Thursday, August 27, 2009

Cartoonify Yourself

Create free cartoons from your photos at BeFunky.

Originally posted at Carpe Diem.


At 8/27/2009 2:12 PM, Blogger PeakTrader said...

So, using Dr Perry's information, the U.S. may reduce its health care costs 75% through the free market:

1. Limit medical lawsuits and awards, to lower malpractice insurance premiums and unnecessary medical tests.

2. Lower standards to practice medicine (to increase labor)

3. Allow insurance companies to sell health-care policies across state lines (currently, average health care insurance ranges from a low of $1,254 in Wisconsin to a high of $8,537 in Massachusetts).

4. Allow innovation (example below);

Kaiser Microclinics At 50% of the Cost of a Full-Service Hospital

Two doctors working out of a microclinic at a mall could meet 80% of a typical patient's needs. With a hi-def video conferencing add-on, members could even link to a nearby hospital for a quick consult with a specialist. Patients would still need to travel to a full-size facility for major trauma, surgery, or access to expensive diagnostic equipment, but those are situations that arise infrequently. The per-member cost at a microclinic is roughly half that of a full Kaiser hospital.

The alternative would be a health care system similar to Cuba, which the WHO rated higher than the U.S., although the WHO admitted the U.S. is ranked #1 in the world in both labor (e.g. doctors and nurses) and capital (e.g. hospitals and medical equipment).

At 8/27/2009 2:14 PM, Blogger PeakTrader said...

Cost of malpractice insurance premiums:

Diagnosis: Premium Shock Rx Strike When New Jersey M.D.s walked off the job we learned just how sick the health-care system really is. Can it be cured?
By Peter Carbonara
May 1, 2003

Most M.D.s in New Jersey have seen their malpractice rates go up. A few have had their rates go up a lot--notably specialists in areas like obstetrics and neurology. This is a problem for the rest of us, because soaring insurance premiums, on top of rising costs for rent, labor, equipment and everything else, have made it uneconomic for some doctors to practice certain kinds of medicine. Some obstetricians, for instance, particularly those who specialize in high-risk pregnancies, have given up delivering babies. In Pennsylvania, several hospitals have recently closed their trauma clinics or maternity wards because the doctors who practice there couldn't afford insurance.

New Jersey, though, is not the worst place in America to be an obstetrician as far as malpractice insurance is concerned. According to Medical Liability Monitor, a Chicago publication that tracks malpractice rates, an obstetrician in Miami may pay $210,000 a year, the highest rate in the country. In Alabama, an obstetrician can get the same coverage for $36,000. New Jersey is somewhere in the middle, with base rates for obstetricians of about $70,000.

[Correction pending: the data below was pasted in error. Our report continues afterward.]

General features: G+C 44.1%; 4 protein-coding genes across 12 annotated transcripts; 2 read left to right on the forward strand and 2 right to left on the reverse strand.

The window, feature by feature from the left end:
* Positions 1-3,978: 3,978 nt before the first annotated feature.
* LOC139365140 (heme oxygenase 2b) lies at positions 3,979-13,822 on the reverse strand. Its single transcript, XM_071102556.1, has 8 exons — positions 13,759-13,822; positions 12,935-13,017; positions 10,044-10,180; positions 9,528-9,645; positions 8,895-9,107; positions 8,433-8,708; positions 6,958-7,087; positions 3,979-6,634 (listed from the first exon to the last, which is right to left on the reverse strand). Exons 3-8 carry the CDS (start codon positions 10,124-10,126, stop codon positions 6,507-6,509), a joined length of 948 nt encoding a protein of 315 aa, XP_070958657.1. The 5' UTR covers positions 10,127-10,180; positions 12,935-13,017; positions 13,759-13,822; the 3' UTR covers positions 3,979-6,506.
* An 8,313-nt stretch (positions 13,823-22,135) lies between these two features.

Dr. Hux says he gets about $1,800 for each delivery. "Most of the time, you're just about breaking even," he says. When one patient had triplets following a risky pregnancy, Hux says, "I think I walked out of there with about 50 bucks."

At 8/27/2009 2:15 PM, Blogger PeakTrader said...

Diet may be a most significant factor on health, more than exercise, stress, or sleep deprivation (when Americans are compared to the Japanese and Europeans, and when women are compared to men). Americans, particularly Blacks (which have a lower longevity rate than Whites or Asians), eat a lot of fast food, junk food, and processed foods.

So, preventative health programs may also reduce costs, at least in the long-run.

At 8/27/2009 2:30 PM, Blogger PeakTrader said...

Also, someone stated economics cannot be tested in a controlled experiment in the way of the hard sciences. Of course, there are hundreds of major forces pushing and pulling a large economy, in dynamic ways. However, smaller economies can be tested similar to the hard sciences. An example is:

The Economic Organisation of a P.O.W. Camp
R. A. Radford, Economica, vol. 12, 1945

At 8/27/2009 8:57 PM, Blogger QT said...


Diet is only one factor in disease. There are also tremendous variations in propensity toward disease based upon race and genetic propensity.

Take prostate cancer for example. I recently attended a seminar at Sunnybrook Hospital which has the longest tracking program on prostate cancer patients in North America. One of the factors is the western diet. One can lower risk by adopting a heart smart diet. Asians have far lower incidence of prostate cancer (about 1 in 100 vs. 1 in 7 for N.A. caucasians). Even if Asians adopt a western diet, their risk of cancer rises but does not come close to the North American caucasian.

Preventive care programs still cost money.


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